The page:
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AAMP Student Reflections

How AAMP Aamplified my life!

 

 Jessica Dishmon, School Psychologist San Jose, AAMP Alumni

Through the AAMP program, I received extensive mentorship, a family unit, and international exposure/expansion. The AAMP program has a host of mentors who assisted in shaping and guiding my life professionally and personally. The program mentors challenged me throughout my academic studies by encouraging me to set daily goals and to create checklists when I accomplished them. They modeled and explicitly trained how I could assert myself in difficult and or ‘trying’ situations. As students in the SDSU school psychology graduate program, it is a common goal of all scholars to become a school psychologist intern. During the process of being considered for internship, a few of my professors questioned my ‘readiness’. I was disappointed, confused and I felt victimized, however in my favor stood Dr. Green and Dr. Booker. As mentors, they presented as advocates. They asked me questions such as “What are your strengths?”, “What are your weaknesses?”, “Why is your performance being questioned?” and “What evidence do you have to support your readiness for internship?” This level of preparation, self reflection and collaboration instilled in me the importance of academic preparedness, self advocacy and resiliency. 

The aforementioned experience also strengthened my perception of the dire necessity of support systems. My biological family lives in Chicago. Further, they were not aware, nor did I feel they attained the wherewithal to assist me in this collegiate specific process. Without my additional AAMP support system of Dr. Green and Dr. Booker, the process of defending ‘internship readiness’, may have seemed insurmountable. The process took several weeks, but I was empowered knowing, I could trust and have faith in my professors. They stood by me professionally and personally. Dr. Green encouraged and affirmed who I was as a graduate student based on observations, work samples and my overall presentation. She walked me through the process and the challenges by consistently declaring I would “thrive” and not “survive.” In the end, I did both! I survived the challenge and I thrived in the process. I became an intern. Moreover, I received high accolades from the director of psychological services from the district in which I worked.  In my circumstance, professional support was needed, however personal support served a greater purpose.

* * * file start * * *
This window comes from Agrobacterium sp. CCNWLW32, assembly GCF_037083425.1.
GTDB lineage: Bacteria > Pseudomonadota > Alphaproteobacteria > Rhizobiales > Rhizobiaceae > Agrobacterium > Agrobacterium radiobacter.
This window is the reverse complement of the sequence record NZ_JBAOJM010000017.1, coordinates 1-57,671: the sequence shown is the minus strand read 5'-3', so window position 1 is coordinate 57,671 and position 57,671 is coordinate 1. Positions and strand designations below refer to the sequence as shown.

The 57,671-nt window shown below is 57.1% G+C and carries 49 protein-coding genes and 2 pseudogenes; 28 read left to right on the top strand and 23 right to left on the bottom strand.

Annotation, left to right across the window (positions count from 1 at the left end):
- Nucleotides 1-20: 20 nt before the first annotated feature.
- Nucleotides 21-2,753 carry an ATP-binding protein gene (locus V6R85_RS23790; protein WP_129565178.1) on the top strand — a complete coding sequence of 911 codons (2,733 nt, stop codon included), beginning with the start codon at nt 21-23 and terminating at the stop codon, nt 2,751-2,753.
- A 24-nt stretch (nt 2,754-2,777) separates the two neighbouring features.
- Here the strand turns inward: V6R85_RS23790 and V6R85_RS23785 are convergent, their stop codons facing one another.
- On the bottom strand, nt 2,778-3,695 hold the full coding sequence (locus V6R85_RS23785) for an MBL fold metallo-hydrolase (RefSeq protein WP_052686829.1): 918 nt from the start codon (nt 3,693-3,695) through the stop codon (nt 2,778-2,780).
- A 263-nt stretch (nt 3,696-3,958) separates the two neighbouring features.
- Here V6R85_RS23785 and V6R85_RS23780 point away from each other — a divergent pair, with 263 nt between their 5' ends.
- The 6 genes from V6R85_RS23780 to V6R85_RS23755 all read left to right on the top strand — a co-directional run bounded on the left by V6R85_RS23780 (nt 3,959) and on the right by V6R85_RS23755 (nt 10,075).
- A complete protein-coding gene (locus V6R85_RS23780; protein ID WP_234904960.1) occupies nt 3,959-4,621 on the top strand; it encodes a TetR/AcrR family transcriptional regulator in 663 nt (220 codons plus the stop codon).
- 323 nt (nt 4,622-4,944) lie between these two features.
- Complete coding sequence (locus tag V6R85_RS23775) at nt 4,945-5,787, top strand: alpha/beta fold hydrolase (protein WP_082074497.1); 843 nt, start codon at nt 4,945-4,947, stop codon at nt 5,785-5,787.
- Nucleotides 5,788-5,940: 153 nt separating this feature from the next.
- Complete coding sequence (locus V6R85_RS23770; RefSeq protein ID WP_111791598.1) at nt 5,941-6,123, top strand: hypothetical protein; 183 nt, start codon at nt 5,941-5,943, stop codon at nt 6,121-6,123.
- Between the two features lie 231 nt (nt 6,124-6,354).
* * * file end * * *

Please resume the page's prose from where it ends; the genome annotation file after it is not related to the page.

In supporting me personally, the AAMP community fostered my dream of traveling internationally. In collaboration with the Africana studies department of SDSU and AAMP, I was introduced to the opportunity of traveling to South Africa. The purpose of the trip included servicing less fortunate communities and collaborating with African educators as to learn of and possibly adopt various educational practices. My trip to South Africa lifted my personal mental limitations of abroad travel as strict budgeting was a part of the graduate student life. In determining in my mind I was going to be a part of a life changing experience, I divorced my doubtful thinking and embraced the possibility of fulfilling a dream. 

My travel to the amazing countries of South Cape Town and Johannesburg has forever impacted my life. From the experience, my life vision and purpose of working with underprivileged youth within and around the USA became clearer; my passion for life more live; and my thirst for international camaraderie more refreshing. Because of AAMP, its participants, and founders, I am well rounded and I further understand the importance of graduate mentorship programs. They foster the academic, professional, and personal development of other upcoming scholars, professors, and working professionals.

 

Personal Story: A Dream Fulfilled

 

Niecy Watkins, M.A., Ph.D. Special Education and Educational Leadership
Special Education Administrator San Diego Unified School District, AAMP Alumni